- When I was using the TPRS skill called circling, I would very often get an automatic, almost predictable eye roll. But I would keep up my fake smile going like I was enjoying it but inside I wanted to scream. This does not happen in NTCI because circling is not used. One thing about circling is that it demands a certain natural ability to communicate on the part of the teacher. If the teacher has that quality, the communication will take place even though circling as a CI instructional skill tends to water down the level of interest. But if the teacher lacks this natural communicative ability – and there is no blame nor any reason to expect them to have it if they were trained in the old way – circling can be a real problem and throws light on reasons that TPRS hasn’t caught on with many language teachers.
- Allowing students to ask grammar questions during class when the non-targeted language is flowing is not done in NTCI. In my view, the short interruption back to L1 (a) throws off the flow of language of the rest of the class, (b) is often in many kids nothing but a way to draw attention and (c) goes against Krashen and the concept of FLOW, which is at the heart of NTCI.
- In NTCI there is no class reading of novels, which practice allows a few faster processing students from more privileged backgrounds to skew the discussion of the book in their favor. In NTCI, the students read novels at their own pace. This is in keeping with the research.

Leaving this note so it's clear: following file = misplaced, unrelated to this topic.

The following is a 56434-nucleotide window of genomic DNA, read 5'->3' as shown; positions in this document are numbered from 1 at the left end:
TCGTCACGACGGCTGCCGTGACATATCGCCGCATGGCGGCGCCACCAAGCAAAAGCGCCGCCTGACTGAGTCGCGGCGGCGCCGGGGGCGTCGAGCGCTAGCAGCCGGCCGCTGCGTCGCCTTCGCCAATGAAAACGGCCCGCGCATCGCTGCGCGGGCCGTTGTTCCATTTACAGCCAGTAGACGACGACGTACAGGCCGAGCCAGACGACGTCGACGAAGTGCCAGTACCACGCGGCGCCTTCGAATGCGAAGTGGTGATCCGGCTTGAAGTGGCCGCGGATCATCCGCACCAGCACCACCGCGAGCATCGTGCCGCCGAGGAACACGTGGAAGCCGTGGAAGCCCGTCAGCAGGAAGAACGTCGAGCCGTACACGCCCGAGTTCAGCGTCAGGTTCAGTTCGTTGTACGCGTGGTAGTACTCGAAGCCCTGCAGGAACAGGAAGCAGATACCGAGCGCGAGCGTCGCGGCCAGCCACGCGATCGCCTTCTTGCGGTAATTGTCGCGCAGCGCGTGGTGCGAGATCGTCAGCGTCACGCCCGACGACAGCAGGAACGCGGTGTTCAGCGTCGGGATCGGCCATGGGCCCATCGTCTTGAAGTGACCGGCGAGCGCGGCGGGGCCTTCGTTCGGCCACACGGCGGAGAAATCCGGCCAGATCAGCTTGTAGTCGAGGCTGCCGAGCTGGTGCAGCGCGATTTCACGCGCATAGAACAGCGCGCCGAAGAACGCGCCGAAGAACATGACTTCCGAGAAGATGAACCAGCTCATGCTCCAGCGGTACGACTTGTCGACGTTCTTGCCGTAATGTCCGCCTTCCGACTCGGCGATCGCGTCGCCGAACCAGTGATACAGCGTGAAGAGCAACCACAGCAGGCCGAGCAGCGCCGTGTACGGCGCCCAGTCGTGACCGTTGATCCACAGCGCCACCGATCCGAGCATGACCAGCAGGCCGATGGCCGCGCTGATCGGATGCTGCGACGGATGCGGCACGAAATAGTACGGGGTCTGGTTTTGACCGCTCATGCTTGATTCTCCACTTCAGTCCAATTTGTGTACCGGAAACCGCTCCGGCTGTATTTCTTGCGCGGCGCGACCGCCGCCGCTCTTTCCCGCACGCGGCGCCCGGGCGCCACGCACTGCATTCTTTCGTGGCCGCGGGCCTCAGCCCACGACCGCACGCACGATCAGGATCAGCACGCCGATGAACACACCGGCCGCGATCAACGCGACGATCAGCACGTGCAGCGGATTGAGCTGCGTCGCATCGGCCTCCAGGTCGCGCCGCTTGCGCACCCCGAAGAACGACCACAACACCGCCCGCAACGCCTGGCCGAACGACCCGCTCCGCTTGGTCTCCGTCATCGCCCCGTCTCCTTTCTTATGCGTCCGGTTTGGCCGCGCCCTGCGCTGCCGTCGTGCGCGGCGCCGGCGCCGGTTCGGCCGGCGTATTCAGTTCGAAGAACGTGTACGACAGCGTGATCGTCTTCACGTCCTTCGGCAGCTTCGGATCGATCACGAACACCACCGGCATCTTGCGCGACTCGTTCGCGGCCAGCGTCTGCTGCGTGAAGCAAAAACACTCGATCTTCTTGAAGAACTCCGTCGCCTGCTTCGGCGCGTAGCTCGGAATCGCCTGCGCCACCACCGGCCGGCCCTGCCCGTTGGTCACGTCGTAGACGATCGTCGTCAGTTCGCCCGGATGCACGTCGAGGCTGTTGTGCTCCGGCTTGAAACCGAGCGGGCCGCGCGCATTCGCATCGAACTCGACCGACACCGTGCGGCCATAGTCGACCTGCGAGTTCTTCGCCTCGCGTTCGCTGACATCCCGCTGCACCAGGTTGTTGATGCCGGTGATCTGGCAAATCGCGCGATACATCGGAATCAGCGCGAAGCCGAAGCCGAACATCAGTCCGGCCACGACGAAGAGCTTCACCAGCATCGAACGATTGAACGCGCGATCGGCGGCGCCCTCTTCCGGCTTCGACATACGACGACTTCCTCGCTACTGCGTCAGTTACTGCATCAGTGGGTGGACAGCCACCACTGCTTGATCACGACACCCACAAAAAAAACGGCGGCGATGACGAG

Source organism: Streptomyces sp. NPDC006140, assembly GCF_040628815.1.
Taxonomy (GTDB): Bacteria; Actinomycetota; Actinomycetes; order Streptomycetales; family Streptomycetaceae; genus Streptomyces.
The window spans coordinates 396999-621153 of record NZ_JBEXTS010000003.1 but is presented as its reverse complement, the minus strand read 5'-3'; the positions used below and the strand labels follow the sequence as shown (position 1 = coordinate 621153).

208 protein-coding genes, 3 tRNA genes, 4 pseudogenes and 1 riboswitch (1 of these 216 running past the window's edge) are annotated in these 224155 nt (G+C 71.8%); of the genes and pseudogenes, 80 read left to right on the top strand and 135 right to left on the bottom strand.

- In NTCI the students are not asked personalized questions, which causes tension. Rather, questions are asked about images they have drawn, which process is far more interesting and less personally intimidating to them. They create these images individually or as a class and it is wonderful.
- In NTCI we don’t need to establish meaning and then practice certain words or word chunks. What I mean here by “establishing meaning” is the practice of saying what words mean before starting the story, because of course in truth we are always establishing meaning as we go along through the story. We are not teaching individual words – we are teaching the language as a whole. The brain does better with language as a whole than language in parts. The process is a natural one. Krashen’s Natural Order of Acquisition Hypothesis states that acquisition is not dependent on the ease with which a particular language feature can be taught. The deeper mind is in charge and makes its own decisions about what sounds it turns into meaning in the growing language system, in sleep, after hearing input that is interesting/compelling and understandable during the day. We’re not in control and we should act like that in the classroom. The language should be in control. We merely deliver the CI. We do not deliver “instructional services”.